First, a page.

An amorphous semiconductor film 1005 shown in FIG. 4B is formed along the third undercoat insulating film 1004 having the stepped difference by a thickness of 25 through 200 nm (preferably, 30 through 100 nm) by a publicly-known process of plasma CVD process or sputtering process. According to the embodiment, the amorphous silicon film is formed by a film thickness of 55 nm. Incidentally, as the amorphous semiconductor film, there is an amorphous semiconductor film or a microcrystal semiconductor film and a compound semiconductor film having an amorphous structure such as an amorphous silicon germanium film may be applied thereto.

FIG. 4C is a view for explaining a crystallizing step of irradiating laser beam from a rear face side and FIG. 4D is a view for explaining a crystallizing step of irradiating laser beam from both sides of a surface side and the rear face side of the substrate. According to the invention, either of the methods is used. In crystallizing by a laser annealing process, it is preferable to firstly discharge hydrogen included in the amorphous semiconductor film and the included hydrogen amount may be made equal to or smaller than 5 atom % by exposing the amorphous semiconductor film in a nitrogen atmosphere at 400 through 500 C. for about 1 hour. Thereby, laser resistance of the film is remarkably promoted.

An explanation will be given of a laser oscillator used in the laser annealing process. Excimer laser is provided with large output and can currently oscillate highly repeated pulses of about 300 Hz and therefore, the excimer laser is frequently used. Further, not only pulse-oscillated excimer laser but also continuously-oscillated excimer laser, Ar laser, YAG laser, YVO4 laser or YLF laser can be used.

The amorphous semiconductor film is crystallized by either of the irradiating processes of FIG. 4C and FIG. 4D by using any of the above-described laser oscillators. As has already been described, the film thickness of the third undercoat insulating film 1004 is of two stages and therefore, when laser beam is irradiated from the rear face side, reflectance of the laser beam with regard to the amorphous semiconductor film 1005 is about 22.7% at region A and about 62.5% at region B and effective intensities of laser beam therefor are different from each other.

Further, at an end of the stepped difference at the third undercoat insulating film 1004 of FIG. 4C or FIG. 4D, as locations of escaping heat, there are two of (1) undercoat insulating film right thereunder and (2) undercoat insulating film present in the lateral direction and therefore, the end of the stepped difference is cooled more fastly than in other location. Therefore, solidification is started from the semiconductor film at above the end of the stepped difference in the second undercoat insulating film at which temperature is lowered initially and a crystal nucleus 1006 is generated. The crystal nucleus constitutes center of crystal growth and the crystal growth is progressed toward region A or region B in a molten state having high temperature. However, the absorption rate of the laser beam at region A is higher than that of region B and accordingly, the crystal nucleus is grown in a direction designated by numeral 1007 and accordingly, a crystal grain having a larger particle size is formed at the semiconductor film of region A. In this way, there can be formed a crystalline semiconductor film having crystal grains which are provided with large particle sizes and positions of which are controlled. (FIG. 4E)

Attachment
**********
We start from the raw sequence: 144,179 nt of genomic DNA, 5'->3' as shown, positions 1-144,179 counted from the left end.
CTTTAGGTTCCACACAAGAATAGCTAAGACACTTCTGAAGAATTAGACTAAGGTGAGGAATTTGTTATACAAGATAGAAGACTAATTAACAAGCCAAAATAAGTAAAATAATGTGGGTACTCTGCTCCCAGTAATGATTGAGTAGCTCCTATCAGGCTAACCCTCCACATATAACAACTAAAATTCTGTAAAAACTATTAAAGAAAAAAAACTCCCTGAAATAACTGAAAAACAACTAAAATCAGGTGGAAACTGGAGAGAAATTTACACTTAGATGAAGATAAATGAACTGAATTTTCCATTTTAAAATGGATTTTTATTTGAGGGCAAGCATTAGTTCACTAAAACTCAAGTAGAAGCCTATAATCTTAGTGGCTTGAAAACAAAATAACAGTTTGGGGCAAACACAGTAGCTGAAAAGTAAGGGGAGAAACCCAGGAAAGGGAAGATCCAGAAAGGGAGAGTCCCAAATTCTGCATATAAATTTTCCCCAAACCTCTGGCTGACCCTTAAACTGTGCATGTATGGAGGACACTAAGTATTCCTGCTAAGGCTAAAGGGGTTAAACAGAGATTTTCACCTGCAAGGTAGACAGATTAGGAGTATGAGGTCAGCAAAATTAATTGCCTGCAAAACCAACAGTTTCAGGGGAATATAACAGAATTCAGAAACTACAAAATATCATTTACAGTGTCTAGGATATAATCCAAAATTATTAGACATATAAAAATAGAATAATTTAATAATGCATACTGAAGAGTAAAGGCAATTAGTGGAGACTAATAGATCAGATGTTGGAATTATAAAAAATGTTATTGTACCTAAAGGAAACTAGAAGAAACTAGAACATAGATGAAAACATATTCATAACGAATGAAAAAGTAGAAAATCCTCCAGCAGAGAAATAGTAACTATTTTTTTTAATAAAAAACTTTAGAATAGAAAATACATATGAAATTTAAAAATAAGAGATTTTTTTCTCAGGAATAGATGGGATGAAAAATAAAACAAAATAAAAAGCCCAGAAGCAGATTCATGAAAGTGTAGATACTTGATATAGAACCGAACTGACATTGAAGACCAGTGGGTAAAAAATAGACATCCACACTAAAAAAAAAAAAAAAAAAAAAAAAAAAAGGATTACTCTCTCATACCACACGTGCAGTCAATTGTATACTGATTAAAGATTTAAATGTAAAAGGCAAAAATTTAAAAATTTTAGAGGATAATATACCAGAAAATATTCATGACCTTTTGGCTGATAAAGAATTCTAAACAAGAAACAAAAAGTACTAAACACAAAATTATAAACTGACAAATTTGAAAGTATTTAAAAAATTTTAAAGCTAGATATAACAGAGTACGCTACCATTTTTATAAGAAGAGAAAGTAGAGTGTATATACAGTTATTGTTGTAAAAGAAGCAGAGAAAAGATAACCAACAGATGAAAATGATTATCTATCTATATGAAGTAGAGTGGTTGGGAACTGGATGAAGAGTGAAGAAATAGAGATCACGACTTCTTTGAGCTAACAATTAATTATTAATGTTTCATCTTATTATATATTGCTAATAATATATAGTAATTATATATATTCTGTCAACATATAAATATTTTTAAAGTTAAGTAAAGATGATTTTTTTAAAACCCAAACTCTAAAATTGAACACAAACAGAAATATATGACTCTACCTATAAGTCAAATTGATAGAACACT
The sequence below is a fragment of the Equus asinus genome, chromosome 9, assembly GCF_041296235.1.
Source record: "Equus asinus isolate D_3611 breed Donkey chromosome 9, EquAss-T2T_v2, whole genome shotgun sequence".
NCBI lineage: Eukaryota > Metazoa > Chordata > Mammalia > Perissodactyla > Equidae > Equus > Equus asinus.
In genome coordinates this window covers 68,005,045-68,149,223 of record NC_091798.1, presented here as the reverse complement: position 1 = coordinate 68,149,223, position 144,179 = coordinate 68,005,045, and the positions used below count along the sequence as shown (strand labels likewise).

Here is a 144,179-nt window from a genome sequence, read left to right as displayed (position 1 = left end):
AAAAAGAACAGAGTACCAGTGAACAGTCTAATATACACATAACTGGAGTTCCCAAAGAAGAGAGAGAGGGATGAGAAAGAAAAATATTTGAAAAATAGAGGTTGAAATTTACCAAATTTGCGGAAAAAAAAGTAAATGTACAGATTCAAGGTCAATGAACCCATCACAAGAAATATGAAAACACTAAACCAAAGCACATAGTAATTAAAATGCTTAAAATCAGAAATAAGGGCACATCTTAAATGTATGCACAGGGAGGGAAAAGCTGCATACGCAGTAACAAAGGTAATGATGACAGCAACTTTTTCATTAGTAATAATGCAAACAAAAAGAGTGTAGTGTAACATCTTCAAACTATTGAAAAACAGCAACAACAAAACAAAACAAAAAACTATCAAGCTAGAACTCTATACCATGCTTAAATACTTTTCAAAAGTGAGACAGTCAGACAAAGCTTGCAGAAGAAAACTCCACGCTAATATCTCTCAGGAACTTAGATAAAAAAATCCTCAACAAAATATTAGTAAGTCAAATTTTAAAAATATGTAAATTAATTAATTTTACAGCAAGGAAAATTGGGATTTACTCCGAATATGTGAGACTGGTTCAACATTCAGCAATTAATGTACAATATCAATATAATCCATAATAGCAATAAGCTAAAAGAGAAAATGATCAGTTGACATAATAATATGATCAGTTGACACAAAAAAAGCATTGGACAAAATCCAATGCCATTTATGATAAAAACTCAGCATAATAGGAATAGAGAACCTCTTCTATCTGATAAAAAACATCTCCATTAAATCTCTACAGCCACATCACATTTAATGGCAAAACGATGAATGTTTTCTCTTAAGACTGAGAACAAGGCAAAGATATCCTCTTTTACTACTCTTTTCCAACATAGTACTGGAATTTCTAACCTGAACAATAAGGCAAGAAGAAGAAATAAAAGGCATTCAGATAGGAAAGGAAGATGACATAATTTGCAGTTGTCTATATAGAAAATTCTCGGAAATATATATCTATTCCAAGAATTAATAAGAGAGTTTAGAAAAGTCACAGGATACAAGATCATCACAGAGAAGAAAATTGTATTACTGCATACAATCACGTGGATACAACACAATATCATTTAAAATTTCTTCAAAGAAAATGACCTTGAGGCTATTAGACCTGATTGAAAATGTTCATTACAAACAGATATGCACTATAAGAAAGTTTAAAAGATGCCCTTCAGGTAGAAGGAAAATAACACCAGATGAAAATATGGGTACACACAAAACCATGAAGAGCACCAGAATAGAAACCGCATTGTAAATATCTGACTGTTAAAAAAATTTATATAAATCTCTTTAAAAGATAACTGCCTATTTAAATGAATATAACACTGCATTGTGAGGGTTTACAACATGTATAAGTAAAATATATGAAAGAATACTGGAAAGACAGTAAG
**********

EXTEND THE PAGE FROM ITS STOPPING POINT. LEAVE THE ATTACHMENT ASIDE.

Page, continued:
After irradiating laser beam, remaining defects can be neutralized by subjecting the semiconductor film to a heating treatment at 300 through 450 C. in an atmosphere including 3 through 100% of hydrogen or a heating treatment at 200 through 450 C. in an atmosphere including hydrogen formed by plasma. By fabricating TFT with region A of the crystalline semiconductor film fabricated in this way as a channel forming region, electric properties of the TFT can be promoted.

Embodiment 2

An explanation will be given of the embodiment in reference to FIGS. 5A, 5B, 5C, 5D and 5E. In FIG. 5A, as a substrate 1001, there is used a nonalkaline glass substrate of barium borosilicate glass or alminoborosilicate glass or a synthesized quartz glass substrate. For example, 7059 glass or 1737 glass made by Corning Co. Ltd. can preferably be used.

A first undercoat insulating film 1009 is formed on the substrate 1001 by a silicon nitride film or a silicon oxynitride film (composition ratios Si=32%, O=27%, N=24%, H=17%) by publicly-known means (LPCVD process, plasma CVD process). According to the embodiment, the plasma CVD process is used and the silicon nitride film is formed by 55 through 85 nm.